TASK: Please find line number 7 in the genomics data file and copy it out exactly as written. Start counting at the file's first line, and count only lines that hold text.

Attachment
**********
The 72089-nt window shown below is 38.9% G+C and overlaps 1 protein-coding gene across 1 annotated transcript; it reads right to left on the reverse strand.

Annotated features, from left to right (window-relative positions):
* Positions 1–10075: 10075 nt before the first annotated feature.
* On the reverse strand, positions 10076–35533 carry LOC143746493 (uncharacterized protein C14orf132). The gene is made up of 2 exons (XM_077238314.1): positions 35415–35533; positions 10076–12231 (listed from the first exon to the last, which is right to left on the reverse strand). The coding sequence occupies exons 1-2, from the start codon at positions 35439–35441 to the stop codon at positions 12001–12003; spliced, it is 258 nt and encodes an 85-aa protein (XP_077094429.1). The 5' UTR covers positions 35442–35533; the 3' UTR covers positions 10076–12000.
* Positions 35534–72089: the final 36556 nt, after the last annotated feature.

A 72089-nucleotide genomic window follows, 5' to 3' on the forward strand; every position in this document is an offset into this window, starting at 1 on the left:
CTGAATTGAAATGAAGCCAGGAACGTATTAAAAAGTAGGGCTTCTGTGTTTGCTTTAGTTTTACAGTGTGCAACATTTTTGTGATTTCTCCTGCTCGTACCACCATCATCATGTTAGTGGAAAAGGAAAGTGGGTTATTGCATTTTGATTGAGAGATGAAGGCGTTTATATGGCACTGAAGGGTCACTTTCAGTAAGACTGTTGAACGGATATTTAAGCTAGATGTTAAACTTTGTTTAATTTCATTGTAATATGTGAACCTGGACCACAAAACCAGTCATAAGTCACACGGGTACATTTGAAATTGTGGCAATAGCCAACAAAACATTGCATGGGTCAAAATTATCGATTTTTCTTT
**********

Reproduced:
CTGAATTGAAATGAAGCCAGGAACGTATTAAAAAGTAGGGCTTCTGTGTTTGCTTTAGTTTTACAGTGTGCAACATTTTTGTGATTTCTCCTGCTCGTACCACCATCATCATGTTAGTGGAAAAGGAAAGTGGGTTATTGCATTTTGATTGAGAGATGAAGGCGTTTATATGGCACTGAAGGGTCACTTTCAGTAAGACTGTTGAACGGATATTTAAGCTAGATGTTAAACTTTGTTTAATTTCATTGTAATATGTGAACCTGGACCACAAAACCAGTCATAAGTCACACGGGTACATTTGAAATTGTGGCAATAGCCAACAAAACATTGCATGGGTCAAAATTATCGATTTTTCTTT